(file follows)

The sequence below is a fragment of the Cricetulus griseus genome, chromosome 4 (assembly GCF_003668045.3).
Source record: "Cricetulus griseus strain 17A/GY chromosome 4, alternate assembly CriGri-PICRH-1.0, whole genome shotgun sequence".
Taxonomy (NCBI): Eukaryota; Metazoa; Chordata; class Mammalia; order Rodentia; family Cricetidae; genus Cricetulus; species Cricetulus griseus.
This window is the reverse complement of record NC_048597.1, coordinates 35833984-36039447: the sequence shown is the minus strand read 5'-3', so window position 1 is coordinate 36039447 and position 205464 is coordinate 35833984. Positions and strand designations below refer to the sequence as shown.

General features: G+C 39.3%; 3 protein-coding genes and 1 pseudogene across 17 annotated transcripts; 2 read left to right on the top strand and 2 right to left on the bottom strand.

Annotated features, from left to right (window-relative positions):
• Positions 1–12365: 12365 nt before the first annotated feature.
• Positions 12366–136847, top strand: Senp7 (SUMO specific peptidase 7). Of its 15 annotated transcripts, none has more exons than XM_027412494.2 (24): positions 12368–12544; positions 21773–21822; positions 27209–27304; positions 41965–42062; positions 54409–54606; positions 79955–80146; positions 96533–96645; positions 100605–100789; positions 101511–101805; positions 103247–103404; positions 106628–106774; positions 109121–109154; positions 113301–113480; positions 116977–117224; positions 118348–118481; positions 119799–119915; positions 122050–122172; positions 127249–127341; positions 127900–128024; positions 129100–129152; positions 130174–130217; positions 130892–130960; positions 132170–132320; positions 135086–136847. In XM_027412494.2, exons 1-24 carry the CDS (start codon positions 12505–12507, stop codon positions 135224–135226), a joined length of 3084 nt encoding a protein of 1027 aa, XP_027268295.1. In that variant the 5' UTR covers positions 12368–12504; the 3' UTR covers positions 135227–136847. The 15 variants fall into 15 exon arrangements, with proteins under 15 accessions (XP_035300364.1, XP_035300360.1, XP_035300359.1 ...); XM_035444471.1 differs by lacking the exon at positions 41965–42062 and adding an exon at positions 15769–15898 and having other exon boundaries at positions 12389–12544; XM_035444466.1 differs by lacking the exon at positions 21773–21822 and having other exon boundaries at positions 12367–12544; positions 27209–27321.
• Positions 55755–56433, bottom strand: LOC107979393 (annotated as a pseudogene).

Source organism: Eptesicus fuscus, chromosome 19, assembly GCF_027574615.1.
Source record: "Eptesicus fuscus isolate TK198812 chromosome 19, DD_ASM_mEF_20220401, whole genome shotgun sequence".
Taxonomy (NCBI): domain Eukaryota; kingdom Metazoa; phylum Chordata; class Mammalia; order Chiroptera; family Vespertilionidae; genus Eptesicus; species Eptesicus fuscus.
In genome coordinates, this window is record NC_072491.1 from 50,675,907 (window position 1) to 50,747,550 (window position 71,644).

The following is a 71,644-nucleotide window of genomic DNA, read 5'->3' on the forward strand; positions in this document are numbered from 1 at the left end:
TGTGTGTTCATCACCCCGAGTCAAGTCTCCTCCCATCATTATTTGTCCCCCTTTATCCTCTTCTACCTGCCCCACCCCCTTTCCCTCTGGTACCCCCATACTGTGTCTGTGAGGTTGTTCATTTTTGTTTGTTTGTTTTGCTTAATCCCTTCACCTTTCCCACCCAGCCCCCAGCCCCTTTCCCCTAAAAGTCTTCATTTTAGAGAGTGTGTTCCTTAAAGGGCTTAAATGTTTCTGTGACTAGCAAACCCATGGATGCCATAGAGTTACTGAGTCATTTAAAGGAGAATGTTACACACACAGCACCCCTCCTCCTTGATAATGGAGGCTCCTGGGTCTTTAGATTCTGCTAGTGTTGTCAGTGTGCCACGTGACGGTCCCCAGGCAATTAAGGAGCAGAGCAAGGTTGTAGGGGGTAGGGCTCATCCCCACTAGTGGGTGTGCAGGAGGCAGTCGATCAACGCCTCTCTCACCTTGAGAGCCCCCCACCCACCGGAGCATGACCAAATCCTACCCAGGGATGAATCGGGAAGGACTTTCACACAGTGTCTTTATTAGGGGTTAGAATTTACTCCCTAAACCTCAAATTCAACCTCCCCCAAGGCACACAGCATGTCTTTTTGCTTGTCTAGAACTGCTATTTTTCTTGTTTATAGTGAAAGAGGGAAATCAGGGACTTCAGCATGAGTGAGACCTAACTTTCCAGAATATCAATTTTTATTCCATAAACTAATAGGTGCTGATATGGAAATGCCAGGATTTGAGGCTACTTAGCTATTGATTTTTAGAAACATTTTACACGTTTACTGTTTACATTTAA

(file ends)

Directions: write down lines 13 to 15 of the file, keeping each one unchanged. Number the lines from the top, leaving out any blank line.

In genome coordinates, this window is record NC_072491.1 from 50,675,907 (window position 1) to 50,747,550 (window position 71,644).

The following is a 71,644-nucleotide window of genomic DNA, read 5'->3' on the forward strand; positions in this document are numbered from 1 at the left end:
TGTGTGTTCATCACCCCGAGTCAAGTCTCCTCCCATCATTATTTGTCCCCCTTTATCCTCTTCTACCTGCCCCACCCCCTTTCCCTCTGGTACCCCCATACTGTGTCTGTGAGGTTGTTCATTTTTGTTTGTTTGTTTTGCTTAATCCCTTCACCTTTCCCACCCAGCCCCCAGCCCCTTTCCCCTAAAAGTCTTCATTTTAGAGAGTGTGTTCCTTAAAGGGCTTAAATGTTTCTGTGACTAGCAAACCCATGGATGCCATAGAGTTACTGAGTCATTTAAAGGAGAATGTTACACACACAGCACCCCTCCTCCTTGATAATGGAGGCTCCTGGGTCTTTAGATTCTGCTAGTGTTGTCAGTGTGCCACGTGACGGTCCCCAGGCAATTAAGGAGCAGAGCAAGGTTGTAGGGGGTAGGGCTCATCCCCACTAGTGGGTGTGCAGGAGGCAGTCGATCAACGCCTCTCTCACCTTGAGAGCCCCCCACCCACCGGAGCATGACCAAATCCTACCCAGGGATGAATCGGGAAGGACTTTCACACAGTGTCTTTATTAGGGGTTAGAATTTACTCCCTAAACCTCAAATTCAACCTCCCCCAAGGCACACAGCATGTCTTTTTGCTTGTCTAGAACTGCTATTTTTCTTGTTTATAGTGAAAGAGGGAAATCAGGGACTTCAGCATGAGTGAGACCTAACTTTCCAGAATATCAATTTTTATTCCATAAACTAATAGGTGCTGATATGGAAATGCCAGGATTTGAGGCTACTTAGCTATTGATTTTTAGAAACATTTTACACGTTTACTGTTTACATTTAA